Reviewing the Mrs. Kollmuss and Mr. Kollmuss case law BCSC 709 (CanLll) 2012, we will examine the judge’s assessment of a matrimonial dispute regarding health and care expenses related to a child with disability when parents are divorcing.
In this case, Mrs. Kollmuss, the mother of a child with a disability, is seeking various forms of relief from her ex-husband to help support her child.
Mrs. Kollmuss and Mr. Kollmuss had two children together, Nicholas who was 19 years old, which is healthy and independent and Curtis, who is 16 years old.
Curtis requires constant supervision and care, as he is disabled.
Curtis has Bardet-Biedl syndrome, which is a rare genetic disorder, with highly variable symptoms, which may include retinal degeneration, obesity, reduced kidney function, polydactyly (extra digits of the hands or feet) among many other features).
He is legally blind and is expected to fully lose his vision by the time he is 20 years of age. He has scoliosis and epilepsy with absence seizures, Stereotypic Movement Disorder, and is functioning at the mental age of a 5-year-old. He also has problems with his hips, legs, and feet, affecting his mobility.
In 2010 Mrs. Kollmuss and Mr. Kollmuss got divorce. Following the separation, it was agreed that Curtis would reside in the family home with his mother, as both parents would like to keep him out of government facilities.
Additionally, it was agreed that Mr. Kollmuss would pay child support, spousal support, special needs summer camp, and 70% of Curtis’s day care.
It was agreed that in the instance that the house was sold, 60% of earnings would go to Mrs. Kollmuss and 40% would go to Mr. Kollmuss.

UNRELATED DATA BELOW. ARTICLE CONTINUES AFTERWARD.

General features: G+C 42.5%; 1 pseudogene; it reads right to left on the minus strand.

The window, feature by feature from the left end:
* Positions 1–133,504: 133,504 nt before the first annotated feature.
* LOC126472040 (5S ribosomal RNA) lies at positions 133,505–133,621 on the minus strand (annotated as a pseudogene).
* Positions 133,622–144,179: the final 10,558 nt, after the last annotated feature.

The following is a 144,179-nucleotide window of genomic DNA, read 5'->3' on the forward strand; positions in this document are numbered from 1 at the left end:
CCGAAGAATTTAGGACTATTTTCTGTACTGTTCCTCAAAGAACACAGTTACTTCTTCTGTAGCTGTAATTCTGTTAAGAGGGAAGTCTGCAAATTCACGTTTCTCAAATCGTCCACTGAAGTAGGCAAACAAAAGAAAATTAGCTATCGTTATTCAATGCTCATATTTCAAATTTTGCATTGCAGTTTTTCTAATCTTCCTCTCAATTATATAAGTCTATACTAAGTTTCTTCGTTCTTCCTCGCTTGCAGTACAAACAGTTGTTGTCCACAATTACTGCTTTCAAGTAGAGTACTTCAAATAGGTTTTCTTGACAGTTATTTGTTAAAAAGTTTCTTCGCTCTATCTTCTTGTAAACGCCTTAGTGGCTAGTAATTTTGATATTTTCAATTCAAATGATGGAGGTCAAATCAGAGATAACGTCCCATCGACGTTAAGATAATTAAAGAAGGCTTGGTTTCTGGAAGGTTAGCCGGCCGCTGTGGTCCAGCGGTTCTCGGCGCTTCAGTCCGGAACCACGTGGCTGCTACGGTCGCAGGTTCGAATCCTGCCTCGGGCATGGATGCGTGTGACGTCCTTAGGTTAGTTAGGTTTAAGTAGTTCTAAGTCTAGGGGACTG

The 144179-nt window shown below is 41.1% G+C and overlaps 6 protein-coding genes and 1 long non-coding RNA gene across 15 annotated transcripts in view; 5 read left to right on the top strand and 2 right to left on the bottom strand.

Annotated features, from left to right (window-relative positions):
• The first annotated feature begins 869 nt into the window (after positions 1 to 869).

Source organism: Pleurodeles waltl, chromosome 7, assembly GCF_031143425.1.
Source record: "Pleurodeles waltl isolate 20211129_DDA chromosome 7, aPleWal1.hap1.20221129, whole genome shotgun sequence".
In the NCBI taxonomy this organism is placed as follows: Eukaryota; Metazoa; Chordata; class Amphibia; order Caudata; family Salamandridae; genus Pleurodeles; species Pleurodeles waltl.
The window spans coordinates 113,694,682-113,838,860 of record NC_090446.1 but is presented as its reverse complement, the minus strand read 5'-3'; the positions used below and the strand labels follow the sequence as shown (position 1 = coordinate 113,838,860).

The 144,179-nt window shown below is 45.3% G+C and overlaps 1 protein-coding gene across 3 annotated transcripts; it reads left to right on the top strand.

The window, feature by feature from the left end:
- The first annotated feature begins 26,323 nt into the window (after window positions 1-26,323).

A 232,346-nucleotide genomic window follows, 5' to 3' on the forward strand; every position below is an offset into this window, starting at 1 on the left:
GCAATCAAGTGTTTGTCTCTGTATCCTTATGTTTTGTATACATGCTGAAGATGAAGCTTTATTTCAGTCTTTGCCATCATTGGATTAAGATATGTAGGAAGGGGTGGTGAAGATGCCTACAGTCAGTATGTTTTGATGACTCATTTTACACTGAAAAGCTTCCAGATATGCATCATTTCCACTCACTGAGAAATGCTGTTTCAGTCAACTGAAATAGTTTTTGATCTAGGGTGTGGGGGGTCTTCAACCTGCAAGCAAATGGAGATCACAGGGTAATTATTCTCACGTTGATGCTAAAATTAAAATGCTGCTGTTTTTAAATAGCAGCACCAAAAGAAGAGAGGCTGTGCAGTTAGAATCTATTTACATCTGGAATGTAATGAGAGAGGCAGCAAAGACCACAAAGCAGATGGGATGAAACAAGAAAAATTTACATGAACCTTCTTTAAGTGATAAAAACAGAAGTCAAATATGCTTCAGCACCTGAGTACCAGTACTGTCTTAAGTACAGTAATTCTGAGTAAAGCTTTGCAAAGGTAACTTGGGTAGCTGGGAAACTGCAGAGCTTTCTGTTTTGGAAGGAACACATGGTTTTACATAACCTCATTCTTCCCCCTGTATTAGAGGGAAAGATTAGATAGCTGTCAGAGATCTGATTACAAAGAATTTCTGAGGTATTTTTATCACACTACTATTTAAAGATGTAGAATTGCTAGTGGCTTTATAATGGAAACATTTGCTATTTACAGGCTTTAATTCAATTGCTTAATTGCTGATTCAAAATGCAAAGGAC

Mrs. Kollmuss disputed the agreement for the support and distribution of equity from the family home, as she claims that the cost of supporting Curtis, in a way that both parties want, is greater than what’s being provided.
When making decisions in this case, the judge considered what was known about Curtis at the time of the trial and what the parties both wish for Curtis.
The judge considered that Curtis attends school Monday to Friday, where he has full-time access to a special needs educator, but this will no longer be the case when Curtis turns 20.
Additionally, it is known that both parties would like him to remain at home with his mother and out of government facilities.
However, Due to the progressive nature of Curtis’s disability, the judge pointed out that there were several “unknowns” that are relevant to each issue being addressed.
These “unknowns” include future funding when Curtis turns 20, and the level of care that will be required of his parents in the near and distant future.
The judge highlights that Curtis’s needs may be to great and costly for his parents in the future, and questioned if Curtis will have access to programs and care that will enable him to live the life that his parents presently hope and plan for him.
Without a Cost of Future Needs report, the judged was forced to base his decision on what was known about Curtis and what the parties both wish for Curtis.
This left the high possibility that both parties will have to return to court in the future, and made it difficult for the parties to plan financially.
In this case, a Life Care Planner could help with calculating expected current and future life expenses of aging and or disability.
The Life Care Plan is a structured, working document that identifies and estimates an injured or disabled person’s current and future needs in the areas of home care, medical, rehabilitation, equipment, medication, transportation, and home/environmental accessibility.
Life care planners are certified rehabilitation professionals and educators. They maintain objectivity and base their recommendations upon research literature, the opinions of consulting team members (physicians, therapists), and patient-specific data.
Each recommendation is tied back to the data collected in the interview or history taken with the client or family, as well as review of the available medical records and information regarding client prognosis. Recommendations consider disability, individual, family, and regional factors.
At GLA we are offering Life Care Plans for individuals with a disability. This can be an important tool to calculate expected future life expenses, due to aging and disability, as it relates to estate planning or estate litigations and in case of family dispute during a divorce.